The Feathered Hat

Francis Campbell Boileau Cadell


In 1898 Cadell left Edinburgh aged 16 to attend art school in Paris where he stayed on and off until 1905. His early exposure to the Impressionists underlies the technical freedom of his early work, but so too does the impact of Manet and Whistler, playing on their absorption with the pictorial effects of black and white.  His swagger portraits of elegant women in his New Town studio were a contemporary take on the fashionable portraiture of the Glasgow Boys such as Lavery (with whom he exhibited); and were a great commercial success.

  • Artist

    Francis Campbell Boileau Cadell

  • Date

    c. 1914

  • Medium

    Oil on millboard

  • Object number


  • Dimensions unframed

    45.7 × 35.5 cm

  • Dimensions framed

    72 × 62 cm

  • Marks

    Signed bottom left

  • Subject



Francis Campbell Boileau Cadell RSA RSW, 1883-1937

Born in Edinburgh, Francis Campbell Boileau Cadell was the child of a distinguished surgeon. Brought up in the Georgian New Town, he attended Edinburgh Academy but left at sixteen to study art in Paris at the Académie Julian. The next seven years were spent either living in Paris or visiting it regularly from Edinburgh. In 1906 he capped his studies with a year at the Art Academy in Munich.

His youthful work reveals a debt to the Impressionists, taken to extremes following a revelatory trip to Venice in 1910. Back in Edinburgh, Cadell embarked on a series of swagger portraits, still-lives and interiors staged in his elegant New Town Studio which are preoccupied with the possibilities of mirrored reflections and the tonal effects of black and white in the manner of Whistler and Manet.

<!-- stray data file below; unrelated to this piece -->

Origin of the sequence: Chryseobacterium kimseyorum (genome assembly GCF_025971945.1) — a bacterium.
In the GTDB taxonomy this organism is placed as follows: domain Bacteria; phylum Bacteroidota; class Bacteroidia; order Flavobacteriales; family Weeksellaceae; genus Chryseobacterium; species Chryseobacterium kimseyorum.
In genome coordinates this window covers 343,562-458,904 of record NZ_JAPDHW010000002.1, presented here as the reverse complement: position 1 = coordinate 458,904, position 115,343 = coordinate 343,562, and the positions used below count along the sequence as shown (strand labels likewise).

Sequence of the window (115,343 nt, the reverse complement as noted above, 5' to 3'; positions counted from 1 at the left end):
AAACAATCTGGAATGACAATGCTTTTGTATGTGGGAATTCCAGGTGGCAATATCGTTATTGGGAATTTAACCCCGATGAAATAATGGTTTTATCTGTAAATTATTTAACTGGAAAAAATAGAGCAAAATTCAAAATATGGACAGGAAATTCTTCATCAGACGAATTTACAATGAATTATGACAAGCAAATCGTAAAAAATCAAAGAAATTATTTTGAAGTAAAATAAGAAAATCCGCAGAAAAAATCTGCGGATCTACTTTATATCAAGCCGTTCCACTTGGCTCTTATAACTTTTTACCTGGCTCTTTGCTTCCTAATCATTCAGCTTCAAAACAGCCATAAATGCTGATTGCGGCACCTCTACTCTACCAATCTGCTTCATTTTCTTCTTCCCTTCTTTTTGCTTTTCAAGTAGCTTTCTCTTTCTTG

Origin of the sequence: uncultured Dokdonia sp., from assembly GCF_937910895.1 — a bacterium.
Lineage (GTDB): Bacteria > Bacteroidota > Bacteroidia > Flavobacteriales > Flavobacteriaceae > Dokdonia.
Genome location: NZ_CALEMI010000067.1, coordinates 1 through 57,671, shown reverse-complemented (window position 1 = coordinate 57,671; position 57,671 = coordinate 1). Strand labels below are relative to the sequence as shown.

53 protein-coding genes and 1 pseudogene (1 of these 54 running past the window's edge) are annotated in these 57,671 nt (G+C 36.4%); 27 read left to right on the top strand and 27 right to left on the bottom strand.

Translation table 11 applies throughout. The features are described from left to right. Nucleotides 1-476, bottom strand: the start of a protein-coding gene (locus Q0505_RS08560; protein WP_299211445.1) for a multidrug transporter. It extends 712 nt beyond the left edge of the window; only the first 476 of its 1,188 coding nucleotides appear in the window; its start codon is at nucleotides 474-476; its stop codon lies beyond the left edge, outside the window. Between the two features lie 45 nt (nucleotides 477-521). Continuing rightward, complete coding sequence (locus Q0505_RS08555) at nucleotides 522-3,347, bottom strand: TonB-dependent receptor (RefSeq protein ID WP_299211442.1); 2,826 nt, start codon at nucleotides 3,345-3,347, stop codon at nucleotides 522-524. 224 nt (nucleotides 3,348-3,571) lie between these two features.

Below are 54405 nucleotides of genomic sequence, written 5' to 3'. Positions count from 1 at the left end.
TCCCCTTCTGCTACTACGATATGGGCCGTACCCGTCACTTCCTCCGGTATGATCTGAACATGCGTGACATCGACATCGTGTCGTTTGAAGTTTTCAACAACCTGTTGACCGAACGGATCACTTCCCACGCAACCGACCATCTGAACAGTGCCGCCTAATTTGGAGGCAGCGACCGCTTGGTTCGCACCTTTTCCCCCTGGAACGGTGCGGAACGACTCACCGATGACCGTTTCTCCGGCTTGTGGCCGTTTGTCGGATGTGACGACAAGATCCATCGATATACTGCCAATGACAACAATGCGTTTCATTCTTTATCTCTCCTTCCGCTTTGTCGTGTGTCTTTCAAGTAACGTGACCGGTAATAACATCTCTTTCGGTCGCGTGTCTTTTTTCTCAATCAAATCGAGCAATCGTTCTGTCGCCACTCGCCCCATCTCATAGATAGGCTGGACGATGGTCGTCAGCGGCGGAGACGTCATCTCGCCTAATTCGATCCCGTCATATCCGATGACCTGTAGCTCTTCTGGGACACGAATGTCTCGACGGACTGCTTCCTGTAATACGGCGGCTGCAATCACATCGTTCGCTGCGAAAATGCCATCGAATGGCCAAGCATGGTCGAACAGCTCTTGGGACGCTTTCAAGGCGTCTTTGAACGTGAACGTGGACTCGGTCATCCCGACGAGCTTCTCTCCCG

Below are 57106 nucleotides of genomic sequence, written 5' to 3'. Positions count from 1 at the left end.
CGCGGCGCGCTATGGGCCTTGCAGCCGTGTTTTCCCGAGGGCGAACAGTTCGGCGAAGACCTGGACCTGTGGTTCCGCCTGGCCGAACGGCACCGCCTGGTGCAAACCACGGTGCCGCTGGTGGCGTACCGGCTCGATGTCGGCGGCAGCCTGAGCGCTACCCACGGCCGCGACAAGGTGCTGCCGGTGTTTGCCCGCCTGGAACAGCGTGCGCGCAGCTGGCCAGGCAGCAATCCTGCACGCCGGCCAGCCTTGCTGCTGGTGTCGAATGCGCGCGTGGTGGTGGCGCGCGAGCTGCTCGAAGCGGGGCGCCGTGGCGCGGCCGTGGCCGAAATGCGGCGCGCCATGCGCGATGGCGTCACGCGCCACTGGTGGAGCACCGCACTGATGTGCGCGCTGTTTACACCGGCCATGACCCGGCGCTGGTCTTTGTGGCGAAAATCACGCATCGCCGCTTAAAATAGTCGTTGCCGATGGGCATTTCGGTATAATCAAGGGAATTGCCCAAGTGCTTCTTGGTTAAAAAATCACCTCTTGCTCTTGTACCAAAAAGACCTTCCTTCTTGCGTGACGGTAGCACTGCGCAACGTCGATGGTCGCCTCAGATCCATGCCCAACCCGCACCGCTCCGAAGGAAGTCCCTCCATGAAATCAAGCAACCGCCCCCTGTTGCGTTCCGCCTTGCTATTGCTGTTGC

At the outbreak of war, Cadell’s reputation was at a peak. The youngest by almost ten years, Cadell was the only Colourist to fight in WW1 serving continuously on the Western Front and was twice wounded. Returning to Edinburgh in 1919, he brought with him Charles Oliver, who became his life-long partner and sometime model.

With Peploe’s encouragement Cadell turned to painting interiors and still lifes in planes of vivid colour and geometric forms verging on the abstract. His brilliant handling of colour was used to great effect on his annual visits to Iona, capturing the intense light refracted off the sea.

Never business-like Cadell fell prey to the collapse of the art market following the 1929 crash. He died destitute in 1937, aged 54.